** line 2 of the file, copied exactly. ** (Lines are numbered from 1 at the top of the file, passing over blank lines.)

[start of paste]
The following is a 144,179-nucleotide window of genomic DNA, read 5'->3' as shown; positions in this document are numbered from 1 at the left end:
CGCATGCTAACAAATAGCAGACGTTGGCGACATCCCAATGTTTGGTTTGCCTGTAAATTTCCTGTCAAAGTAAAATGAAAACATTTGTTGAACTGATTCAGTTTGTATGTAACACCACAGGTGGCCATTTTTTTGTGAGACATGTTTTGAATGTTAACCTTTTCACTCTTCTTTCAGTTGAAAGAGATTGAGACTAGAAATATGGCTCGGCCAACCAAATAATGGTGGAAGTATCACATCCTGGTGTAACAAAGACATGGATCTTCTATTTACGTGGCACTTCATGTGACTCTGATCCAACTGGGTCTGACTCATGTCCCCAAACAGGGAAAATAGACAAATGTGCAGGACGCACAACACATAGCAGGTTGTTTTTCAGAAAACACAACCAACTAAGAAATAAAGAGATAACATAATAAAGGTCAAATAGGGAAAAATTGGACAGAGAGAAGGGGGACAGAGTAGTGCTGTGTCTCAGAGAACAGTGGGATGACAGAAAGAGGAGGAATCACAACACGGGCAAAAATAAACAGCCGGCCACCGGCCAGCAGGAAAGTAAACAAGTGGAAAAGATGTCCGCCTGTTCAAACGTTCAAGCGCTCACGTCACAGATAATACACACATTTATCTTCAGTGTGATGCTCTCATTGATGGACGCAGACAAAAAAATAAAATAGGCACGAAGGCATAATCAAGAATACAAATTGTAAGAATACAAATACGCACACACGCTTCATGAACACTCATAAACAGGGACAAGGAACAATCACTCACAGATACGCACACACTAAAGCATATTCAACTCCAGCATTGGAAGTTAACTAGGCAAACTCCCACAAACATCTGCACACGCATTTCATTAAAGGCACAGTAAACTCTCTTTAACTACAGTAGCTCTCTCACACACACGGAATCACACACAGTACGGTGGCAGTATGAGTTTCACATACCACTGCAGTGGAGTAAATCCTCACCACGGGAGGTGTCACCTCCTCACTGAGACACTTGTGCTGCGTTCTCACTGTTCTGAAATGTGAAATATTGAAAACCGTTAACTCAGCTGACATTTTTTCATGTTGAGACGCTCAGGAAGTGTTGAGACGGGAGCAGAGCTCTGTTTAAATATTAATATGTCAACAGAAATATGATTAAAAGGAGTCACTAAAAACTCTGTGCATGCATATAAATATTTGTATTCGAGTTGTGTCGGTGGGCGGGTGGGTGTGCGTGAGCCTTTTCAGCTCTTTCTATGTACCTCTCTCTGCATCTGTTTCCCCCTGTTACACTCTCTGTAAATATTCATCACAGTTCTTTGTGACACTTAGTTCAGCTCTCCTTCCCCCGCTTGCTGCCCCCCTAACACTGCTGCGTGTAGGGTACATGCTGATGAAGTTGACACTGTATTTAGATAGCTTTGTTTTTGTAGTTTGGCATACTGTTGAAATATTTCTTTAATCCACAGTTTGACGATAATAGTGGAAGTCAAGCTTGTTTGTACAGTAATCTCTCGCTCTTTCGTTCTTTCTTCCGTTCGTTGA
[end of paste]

CGCATGCTAACAAATAGCAGACGTTGGCGACATCCCAATGTTTGGTTTGCCTGTAAATTTCCTGTCAAAGTAAAATGAAAACATTTGTTGAACTGATTCAGTTTGTATGTAACACCACAGGTGGCCATTTTTTTGTGAGACATGTTTTGAATGTTAACCTTTTCACTCTTCTTTCAGTTGAAAGAGATTGAGACTAGAAATATGGCTCGGCCAACCAAATAATGGTGGAAGTATCACATCCTGGTGTAACAAAGACATGGATCTTCTATTTACGTGGCACTTCATGTGACTCTGATCCAACTGGGTCTGACTCATGTCCCCAAACAGGGAAAATAGACAAATGTGCAGGACGCACAACACATAGCAGGTTGTTTTTCAGAAAACACAACCAACTAAGAAATAAAGAGATAACATAATAAAGGTCAAATAGGGAAAAATTGGACAGAGAGAAGGGGGACAGAGTAGTGCTGTGTCTCAGAGAACAGTGGGATGACAGAAAGAGGAGGAATCACAACACGGGCAAAAATAAACAGCCGGCCACCGGCCAGCAGGAAAGTAAACAAGTGGAAAAGATGTCCGCCTGTTCAAACGTTCAAGCGCTCACGTCACAGATAATACACACATTTATCTTCAGTGTGATGCTCTCATTGATGGACGCAGACAAAAAAATAAAATAGGCACGAAGGCATAATCAAGAATACAAATTGTAAGAATACAAATACGCACACACGCTTCATGAACACTCATAAACAGGGACAAGGAACAATCACTCACAGATACGCACACACTAAAGCATATTCAACTCCAGCATTGGAAGTTAACTAGGCAAACTCCCACAAACATCTGCACACGCATTTCATTAAAGGCACAGTAAACTCTCTTTAACTACAGTAGCTCTCTCACACACACGGAATCACACACAGTACGGTGGCAGTATGAGTTTCACATACCACTGCAGTGGAGTAAATCCTCACCACGGGAGGTGTCACCTCCTCACTGAGACACTTGTGCTGCGTTCTCACTGTTCTGAAATGTGAAATATTGAAAACCGTTAACTCAGCTGACATTTTTTCATGTTGAGACGCTCAGGAAGTGTTGAGACGGGAGCAGAGCTCTGTTTAAATATTAATATGTCAACAGAAATATGATTAAAAGGAGTCACTAAAAACTCTGTGCATGCATATAAATATTTGTATTCGAGTTGTGTCGGTGGGCGGGTGGGTGTGCGTGAGCCTTTTCAGCTCTTTCTATGTACCTCTCTCTGCATCTGTTTCCCCCTGTTACACTCTCTGTAAATATTCATCACAGTTCTTTGTGACACTTAGTTCAGCTCTCCTTCCCCCGCTTGCTGCCCCCCTAACACTGCTGCGTGTAGGGTACATGCTGATGAAGTTGACACTGTATTTAGATAGCTTTGTTTTTGTAGTTTGGCATACTGTTGAAATATTTCTTTAATCCACAGTTTGACGATAATAGTGGAAGTCAAGCTTGTTTGTACAGTAATCTCTCGCTCTTTCGTTCTTTCTTCCGTTCGTTGA